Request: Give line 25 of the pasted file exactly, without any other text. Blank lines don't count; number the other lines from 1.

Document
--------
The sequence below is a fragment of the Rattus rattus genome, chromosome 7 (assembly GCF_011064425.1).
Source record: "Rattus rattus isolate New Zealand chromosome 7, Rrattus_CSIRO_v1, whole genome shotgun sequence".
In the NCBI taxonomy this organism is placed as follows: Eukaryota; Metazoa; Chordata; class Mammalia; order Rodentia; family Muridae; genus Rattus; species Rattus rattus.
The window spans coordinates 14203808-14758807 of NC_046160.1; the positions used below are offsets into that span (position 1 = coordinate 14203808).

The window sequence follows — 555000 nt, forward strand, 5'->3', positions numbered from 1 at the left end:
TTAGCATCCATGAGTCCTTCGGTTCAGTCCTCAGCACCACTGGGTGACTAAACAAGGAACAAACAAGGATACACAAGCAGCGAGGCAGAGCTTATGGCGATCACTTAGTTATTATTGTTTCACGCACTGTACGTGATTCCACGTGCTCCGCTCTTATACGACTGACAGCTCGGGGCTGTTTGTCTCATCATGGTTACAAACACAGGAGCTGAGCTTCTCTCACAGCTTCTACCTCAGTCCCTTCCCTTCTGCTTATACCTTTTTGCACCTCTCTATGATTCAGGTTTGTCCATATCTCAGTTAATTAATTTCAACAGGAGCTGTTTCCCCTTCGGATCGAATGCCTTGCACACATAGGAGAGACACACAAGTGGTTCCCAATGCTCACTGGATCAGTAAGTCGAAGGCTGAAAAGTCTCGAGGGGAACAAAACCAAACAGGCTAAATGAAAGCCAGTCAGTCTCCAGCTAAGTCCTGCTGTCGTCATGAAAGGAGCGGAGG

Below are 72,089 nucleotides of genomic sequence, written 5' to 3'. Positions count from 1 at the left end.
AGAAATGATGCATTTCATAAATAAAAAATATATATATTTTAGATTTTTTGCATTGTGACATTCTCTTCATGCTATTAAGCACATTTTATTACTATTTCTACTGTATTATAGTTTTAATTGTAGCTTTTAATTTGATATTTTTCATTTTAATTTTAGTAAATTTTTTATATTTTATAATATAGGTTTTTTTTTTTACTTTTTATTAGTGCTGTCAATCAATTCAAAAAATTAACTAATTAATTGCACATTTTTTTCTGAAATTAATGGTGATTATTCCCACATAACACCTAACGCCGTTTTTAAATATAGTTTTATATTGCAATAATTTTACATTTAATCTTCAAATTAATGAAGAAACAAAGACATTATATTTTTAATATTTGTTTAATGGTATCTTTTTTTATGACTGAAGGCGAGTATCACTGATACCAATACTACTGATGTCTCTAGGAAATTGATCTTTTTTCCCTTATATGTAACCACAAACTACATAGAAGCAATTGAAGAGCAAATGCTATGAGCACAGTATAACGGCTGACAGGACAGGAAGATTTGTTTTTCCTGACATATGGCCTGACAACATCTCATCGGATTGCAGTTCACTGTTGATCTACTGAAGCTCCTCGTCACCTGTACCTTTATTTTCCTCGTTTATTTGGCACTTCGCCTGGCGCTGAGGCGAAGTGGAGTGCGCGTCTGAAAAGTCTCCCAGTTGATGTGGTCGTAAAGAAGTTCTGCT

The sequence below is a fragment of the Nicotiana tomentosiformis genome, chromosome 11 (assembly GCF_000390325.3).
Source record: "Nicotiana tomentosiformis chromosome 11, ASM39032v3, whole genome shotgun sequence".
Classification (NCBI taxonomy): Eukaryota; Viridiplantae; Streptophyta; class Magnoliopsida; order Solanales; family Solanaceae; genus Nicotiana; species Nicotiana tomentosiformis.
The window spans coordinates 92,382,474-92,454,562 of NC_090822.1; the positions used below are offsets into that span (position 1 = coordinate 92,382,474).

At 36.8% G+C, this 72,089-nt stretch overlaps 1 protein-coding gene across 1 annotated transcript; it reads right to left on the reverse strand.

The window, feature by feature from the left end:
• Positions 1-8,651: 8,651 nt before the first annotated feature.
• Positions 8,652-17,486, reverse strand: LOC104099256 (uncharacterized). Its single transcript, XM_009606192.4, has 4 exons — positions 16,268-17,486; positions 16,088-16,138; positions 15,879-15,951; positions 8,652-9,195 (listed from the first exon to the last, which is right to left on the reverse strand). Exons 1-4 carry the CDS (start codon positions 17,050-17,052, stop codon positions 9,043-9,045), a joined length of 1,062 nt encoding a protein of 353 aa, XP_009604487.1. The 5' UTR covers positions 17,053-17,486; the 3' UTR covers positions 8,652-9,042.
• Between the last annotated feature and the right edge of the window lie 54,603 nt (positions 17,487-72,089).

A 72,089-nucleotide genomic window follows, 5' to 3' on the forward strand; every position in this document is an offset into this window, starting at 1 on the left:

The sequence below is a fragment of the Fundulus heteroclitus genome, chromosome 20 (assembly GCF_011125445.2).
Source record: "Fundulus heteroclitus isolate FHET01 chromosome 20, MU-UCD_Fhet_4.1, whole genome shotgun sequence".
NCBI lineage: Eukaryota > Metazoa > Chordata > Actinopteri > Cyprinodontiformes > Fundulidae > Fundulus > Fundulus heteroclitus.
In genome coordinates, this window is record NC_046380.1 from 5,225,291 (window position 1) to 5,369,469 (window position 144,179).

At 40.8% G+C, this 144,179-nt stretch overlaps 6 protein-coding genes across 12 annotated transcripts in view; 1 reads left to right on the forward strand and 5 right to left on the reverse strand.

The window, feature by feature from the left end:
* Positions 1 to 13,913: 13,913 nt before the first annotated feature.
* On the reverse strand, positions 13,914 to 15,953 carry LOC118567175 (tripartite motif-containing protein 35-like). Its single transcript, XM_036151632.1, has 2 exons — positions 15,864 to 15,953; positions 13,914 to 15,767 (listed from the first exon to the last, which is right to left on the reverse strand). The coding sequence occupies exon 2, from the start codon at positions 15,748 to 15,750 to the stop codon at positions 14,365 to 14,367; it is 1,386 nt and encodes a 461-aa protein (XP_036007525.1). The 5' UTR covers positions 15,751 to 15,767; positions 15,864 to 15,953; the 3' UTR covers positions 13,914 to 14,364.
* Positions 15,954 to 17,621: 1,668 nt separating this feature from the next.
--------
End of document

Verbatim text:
* Positions 1 to 13,913: 13,913 nt before the first annotated feature.